US and Russia: Historical Analysis of Events that Shaped the Opposing Views on Personal Freedom

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As the 21st century enters its second decade, the global scene seems to be dominated by two very different nations. The first, being the United States of America, is traditionally based on broad personal freedoms for its citizens. While the other nation in question, Russia, is a society that keeps a close watch on its citizens with less personal freedoms. These two very different governmental philosophies have created friction as recently as this year in the Ukraine with both trying to sway that nation to its policies. But the real question for both of these nations is how they came to these conclusions on personal liberties. Another question to be answered is how these ideas on security shaped the geopolitical politics between them. For …show more content…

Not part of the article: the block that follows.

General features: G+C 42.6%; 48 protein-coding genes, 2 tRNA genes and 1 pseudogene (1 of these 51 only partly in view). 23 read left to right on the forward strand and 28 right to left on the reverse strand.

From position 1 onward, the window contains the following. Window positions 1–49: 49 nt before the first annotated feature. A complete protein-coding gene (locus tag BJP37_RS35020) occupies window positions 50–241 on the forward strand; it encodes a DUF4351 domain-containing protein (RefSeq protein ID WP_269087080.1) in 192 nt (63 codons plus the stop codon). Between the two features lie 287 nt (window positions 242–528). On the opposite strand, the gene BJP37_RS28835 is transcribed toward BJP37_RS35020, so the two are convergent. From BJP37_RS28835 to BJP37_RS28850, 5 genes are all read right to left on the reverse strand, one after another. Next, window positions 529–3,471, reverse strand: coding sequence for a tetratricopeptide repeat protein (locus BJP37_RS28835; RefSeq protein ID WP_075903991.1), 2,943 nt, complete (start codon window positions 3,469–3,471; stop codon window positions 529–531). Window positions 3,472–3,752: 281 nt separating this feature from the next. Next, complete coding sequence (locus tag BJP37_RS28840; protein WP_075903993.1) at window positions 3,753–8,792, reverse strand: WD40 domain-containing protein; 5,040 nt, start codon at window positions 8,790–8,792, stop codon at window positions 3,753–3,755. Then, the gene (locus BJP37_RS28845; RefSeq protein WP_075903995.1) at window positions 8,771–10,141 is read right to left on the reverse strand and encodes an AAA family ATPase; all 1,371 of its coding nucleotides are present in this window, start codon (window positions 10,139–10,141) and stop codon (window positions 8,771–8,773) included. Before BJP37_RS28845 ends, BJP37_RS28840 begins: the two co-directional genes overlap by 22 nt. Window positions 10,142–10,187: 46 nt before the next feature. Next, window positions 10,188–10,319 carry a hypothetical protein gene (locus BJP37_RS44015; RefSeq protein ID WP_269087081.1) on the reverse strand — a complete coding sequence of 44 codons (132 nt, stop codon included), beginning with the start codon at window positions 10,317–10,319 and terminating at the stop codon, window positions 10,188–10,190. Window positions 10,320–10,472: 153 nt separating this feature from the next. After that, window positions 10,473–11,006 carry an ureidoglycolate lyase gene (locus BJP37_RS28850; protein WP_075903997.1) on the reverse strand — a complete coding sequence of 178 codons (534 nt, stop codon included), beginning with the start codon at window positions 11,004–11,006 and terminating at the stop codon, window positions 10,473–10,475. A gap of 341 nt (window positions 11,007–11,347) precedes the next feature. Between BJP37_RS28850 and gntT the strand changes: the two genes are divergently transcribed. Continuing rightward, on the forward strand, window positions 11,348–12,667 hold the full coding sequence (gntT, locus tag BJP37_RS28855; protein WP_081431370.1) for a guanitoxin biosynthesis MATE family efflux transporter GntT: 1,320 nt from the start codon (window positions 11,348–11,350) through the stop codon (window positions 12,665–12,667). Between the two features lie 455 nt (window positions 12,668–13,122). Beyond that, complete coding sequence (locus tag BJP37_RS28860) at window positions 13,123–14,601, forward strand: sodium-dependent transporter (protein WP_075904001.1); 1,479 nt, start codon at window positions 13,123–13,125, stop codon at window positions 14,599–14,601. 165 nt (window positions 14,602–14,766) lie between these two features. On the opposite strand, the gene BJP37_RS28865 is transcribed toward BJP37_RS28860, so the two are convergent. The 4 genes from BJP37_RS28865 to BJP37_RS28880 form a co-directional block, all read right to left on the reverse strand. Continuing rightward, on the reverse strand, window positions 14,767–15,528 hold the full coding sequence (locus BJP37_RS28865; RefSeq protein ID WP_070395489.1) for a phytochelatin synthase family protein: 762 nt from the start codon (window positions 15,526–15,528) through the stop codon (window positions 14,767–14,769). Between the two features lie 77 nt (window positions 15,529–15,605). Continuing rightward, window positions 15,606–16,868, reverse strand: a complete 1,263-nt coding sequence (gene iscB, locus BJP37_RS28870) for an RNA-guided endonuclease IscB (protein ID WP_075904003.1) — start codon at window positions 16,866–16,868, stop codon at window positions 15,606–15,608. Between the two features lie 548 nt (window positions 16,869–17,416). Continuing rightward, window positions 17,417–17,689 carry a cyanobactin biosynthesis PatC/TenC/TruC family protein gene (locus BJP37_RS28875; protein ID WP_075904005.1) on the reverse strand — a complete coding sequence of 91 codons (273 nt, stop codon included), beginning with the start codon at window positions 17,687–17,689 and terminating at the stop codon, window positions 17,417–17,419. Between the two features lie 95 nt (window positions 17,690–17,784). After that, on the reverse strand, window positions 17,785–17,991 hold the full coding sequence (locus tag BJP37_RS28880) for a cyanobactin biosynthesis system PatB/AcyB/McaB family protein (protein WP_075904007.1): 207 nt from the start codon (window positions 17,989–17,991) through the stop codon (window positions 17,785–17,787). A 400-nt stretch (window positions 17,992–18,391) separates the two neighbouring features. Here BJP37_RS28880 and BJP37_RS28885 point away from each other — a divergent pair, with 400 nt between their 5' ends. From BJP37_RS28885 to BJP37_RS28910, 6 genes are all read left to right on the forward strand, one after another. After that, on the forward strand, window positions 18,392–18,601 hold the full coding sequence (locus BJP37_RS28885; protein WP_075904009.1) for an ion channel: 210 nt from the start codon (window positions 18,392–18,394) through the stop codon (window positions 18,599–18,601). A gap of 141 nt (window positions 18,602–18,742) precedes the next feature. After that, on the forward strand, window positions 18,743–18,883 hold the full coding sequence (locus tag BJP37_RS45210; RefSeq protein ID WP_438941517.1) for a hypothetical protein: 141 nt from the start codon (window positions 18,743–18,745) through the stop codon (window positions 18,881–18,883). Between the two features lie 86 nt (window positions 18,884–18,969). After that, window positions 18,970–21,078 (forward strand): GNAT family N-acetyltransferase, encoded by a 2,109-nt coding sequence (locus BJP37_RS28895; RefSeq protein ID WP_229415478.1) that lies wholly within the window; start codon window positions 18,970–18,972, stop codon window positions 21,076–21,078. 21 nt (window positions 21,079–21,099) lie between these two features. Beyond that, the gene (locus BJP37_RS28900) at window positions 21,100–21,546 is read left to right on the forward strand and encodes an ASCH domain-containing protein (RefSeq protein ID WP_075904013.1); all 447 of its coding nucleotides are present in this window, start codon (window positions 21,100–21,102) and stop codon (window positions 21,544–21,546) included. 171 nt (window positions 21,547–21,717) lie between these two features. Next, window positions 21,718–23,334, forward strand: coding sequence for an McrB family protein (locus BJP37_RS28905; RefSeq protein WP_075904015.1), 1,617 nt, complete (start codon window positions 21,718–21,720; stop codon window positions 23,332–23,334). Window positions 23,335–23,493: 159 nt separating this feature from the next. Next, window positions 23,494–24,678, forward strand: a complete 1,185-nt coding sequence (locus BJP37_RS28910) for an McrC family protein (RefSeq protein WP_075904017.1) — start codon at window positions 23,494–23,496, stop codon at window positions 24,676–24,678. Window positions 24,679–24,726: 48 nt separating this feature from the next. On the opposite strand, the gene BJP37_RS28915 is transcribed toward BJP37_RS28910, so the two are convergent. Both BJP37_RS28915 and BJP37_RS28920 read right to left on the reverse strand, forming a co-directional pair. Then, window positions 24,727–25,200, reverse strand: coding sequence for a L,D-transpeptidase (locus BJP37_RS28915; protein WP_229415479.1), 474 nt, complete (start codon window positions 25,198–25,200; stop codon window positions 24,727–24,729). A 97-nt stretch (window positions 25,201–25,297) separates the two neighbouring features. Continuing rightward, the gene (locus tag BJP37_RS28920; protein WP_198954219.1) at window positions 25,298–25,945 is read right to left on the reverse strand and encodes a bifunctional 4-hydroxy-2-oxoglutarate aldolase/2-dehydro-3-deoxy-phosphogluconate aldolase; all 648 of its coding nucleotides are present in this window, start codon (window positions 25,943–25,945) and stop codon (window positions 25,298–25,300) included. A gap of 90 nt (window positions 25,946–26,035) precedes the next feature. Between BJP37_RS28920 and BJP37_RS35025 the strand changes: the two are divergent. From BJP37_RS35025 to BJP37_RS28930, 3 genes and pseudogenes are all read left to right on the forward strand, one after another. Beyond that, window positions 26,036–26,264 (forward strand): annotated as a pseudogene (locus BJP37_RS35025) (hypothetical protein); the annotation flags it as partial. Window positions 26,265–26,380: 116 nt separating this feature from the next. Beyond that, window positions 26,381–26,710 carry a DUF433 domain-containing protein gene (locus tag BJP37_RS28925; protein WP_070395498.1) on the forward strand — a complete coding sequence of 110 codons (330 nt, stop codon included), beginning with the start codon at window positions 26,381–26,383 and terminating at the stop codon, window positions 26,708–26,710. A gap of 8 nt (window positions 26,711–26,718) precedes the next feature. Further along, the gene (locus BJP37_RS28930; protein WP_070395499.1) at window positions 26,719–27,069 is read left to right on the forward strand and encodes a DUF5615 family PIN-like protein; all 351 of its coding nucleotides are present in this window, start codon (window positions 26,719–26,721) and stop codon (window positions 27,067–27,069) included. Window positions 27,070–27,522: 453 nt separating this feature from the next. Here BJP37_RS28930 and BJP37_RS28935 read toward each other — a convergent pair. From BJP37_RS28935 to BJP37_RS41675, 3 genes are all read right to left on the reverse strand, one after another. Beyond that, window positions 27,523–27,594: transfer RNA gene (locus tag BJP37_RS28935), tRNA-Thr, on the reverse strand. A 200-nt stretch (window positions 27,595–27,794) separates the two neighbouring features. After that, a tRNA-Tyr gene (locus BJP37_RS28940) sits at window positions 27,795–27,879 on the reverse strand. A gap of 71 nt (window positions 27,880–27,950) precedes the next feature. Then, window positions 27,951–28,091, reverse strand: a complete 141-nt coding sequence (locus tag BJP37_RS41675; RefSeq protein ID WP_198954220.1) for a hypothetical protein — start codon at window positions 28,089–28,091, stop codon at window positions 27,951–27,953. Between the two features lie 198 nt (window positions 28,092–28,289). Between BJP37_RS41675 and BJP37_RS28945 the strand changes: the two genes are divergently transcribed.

(Seton-Watson 1985) Russia’s backwards domestic culture had reflected itself in the poor performance of the army in the conflict. Taking stock of this, Tsar Alexander II looked to reform Russian society to bring it into the modern age and make it similar to the rest of Europe. The most important area to reform was the system of serfdom. An archaic system resembling the feudal system of the Middle Ages, serfdom was an unique concept in 19th century Europe. All over Russia, the common people under the term “serf” were tied to the land of Russian Nobles. (Waldron 1997) These Nobles basically owned these people and made them work their lands for life. This lack of a free middle class stunted Russia’s social development compared to the rest of Europe. Alexander, seeing this and wanting to reduce the power of the nobles, decided it was time for a change. So in 1861, serfdom was abolished in Russia with all the serfs becoming freedmen instead. (Clarkson 1969) Russia seemed to be entering the modern age, but more problems soon developed from such drastic social change. With the abolition of serfdom, the peasants got their freedom but not much else in Russian society. Extreme poverty was rampant as the peasants had to pay loans to the government for the land used for cultivation. (Smith 2013) This new class of unhappy Russian people soon looked to reform this situation. By the 1870s, these groups were organized enough to start making an impact

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